So I’ve been working on the Candy Shop project for a few weeks now and I thought I’d go into more detail about the cataloguing process!
As I said before, when I get an item, the first thing I do is assign it a number. This is the number that tells us when we got the item and can used to look up where an item is in the museum, what it looks like or any other basic information about it.
After I give it a number, I assign it a Lexicon. This is pretty much just placing it in a generalized category, and then a sub-category, to make it easier to search for. For example, today, I was entering some dishes into the system. It’s Lexicon term was “Food Service” and then further categorized as an “Ice Cream Dish.” All these terms are provided for me, and it can take a long time to find the right category for an item! The plate was relatively easy to categorize, but later today I was trying to do the same thing for a clock and I finally found it under the “Science and Technology” lexicon! But I’m getting a better sense for how the categorization system thinks. It’s important to get the lexicon as accurate as possible because this system is the same across all museums and is what other museums use when they are searching for items.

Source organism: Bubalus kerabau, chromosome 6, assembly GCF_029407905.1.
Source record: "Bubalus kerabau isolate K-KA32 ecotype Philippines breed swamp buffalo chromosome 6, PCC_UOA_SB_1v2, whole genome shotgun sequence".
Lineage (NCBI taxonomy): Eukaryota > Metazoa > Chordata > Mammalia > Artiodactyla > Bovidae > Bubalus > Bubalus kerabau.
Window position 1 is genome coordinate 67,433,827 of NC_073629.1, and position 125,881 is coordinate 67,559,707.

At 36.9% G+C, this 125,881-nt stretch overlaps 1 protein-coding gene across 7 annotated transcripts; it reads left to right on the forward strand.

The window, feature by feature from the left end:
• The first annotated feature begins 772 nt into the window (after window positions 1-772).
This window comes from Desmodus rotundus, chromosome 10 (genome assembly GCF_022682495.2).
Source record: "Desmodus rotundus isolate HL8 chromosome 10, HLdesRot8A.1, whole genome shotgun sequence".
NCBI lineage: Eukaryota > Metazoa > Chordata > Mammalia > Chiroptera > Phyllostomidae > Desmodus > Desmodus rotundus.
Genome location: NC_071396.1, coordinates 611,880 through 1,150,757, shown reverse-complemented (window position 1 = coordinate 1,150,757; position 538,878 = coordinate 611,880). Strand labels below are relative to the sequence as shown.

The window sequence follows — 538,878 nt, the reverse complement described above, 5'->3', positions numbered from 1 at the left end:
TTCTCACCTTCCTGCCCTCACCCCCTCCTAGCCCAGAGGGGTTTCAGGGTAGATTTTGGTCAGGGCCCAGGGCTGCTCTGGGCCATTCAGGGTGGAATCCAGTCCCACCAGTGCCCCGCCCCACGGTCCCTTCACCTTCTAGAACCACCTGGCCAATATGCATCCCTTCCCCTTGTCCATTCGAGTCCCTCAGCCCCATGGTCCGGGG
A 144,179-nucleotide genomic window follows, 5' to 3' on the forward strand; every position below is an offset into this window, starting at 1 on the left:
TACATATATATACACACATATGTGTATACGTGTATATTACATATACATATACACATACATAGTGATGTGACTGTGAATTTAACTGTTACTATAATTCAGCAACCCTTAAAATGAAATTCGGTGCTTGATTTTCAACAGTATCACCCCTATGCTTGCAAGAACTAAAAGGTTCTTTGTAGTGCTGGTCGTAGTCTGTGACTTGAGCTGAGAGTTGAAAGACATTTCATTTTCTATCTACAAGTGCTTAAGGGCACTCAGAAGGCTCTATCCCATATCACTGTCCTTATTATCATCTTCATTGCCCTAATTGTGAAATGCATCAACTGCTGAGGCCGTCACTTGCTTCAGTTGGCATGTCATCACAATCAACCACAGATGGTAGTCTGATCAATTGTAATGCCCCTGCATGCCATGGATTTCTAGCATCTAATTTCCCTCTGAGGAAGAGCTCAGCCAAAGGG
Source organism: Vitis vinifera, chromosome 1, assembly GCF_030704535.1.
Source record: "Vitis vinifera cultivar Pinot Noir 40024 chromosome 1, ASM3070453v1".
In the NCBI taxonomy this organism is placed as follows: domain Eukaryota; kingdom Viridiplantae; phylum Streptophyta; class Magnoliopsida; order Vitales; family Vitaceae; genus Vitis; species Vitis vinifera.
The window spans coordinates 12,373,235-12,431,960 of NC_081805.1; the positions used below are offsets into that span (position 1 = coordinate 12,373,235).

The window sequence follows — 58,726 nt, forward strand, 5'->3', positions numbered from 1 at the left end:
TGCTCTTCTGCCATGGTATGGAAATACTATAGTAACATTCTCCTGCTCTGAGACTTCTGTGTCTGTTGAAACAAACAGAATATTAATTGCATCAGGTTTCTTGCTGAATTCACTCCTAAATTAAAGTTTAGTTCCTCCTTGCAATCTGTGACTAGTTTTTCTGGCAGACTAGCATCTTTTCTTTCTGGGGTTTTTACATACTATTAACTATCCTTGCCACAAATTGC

Then, I weight and record the dimensions of the object. After that, I record the condition of the item (Excellent, Good, Fair, Poor, Unstable) and then provide search terms that object could be looked for under. The dish, for example, would show up if you searched for any of the following terms in our database: Alex’s Candy Shop, Ice Cream, Serving Utensil, Ice Cream, Dish. After the classification terminology is indicated, I have to give a description of the item. This is my favorite part. Chris has done most of the research behind the items, historically, but I get to look at the object and describe its every detail. This can be a short process or a long one, depending on the item. The dish doesn’t take long to describe, but something like the original deed for the store or an intricately decorated serving platter can take longer. Chris always says, “Describe it like you were describing it to someone who has never seen it before,” so the descriptions are always very detailed.
And actually, I changed my mind. This next part is my favorite. After all the information is entered in to the computer, I get to photograph each object from all of its angles, making sure to get all the important details. The camera I use is very fancy and complex!
I’m really liking this project!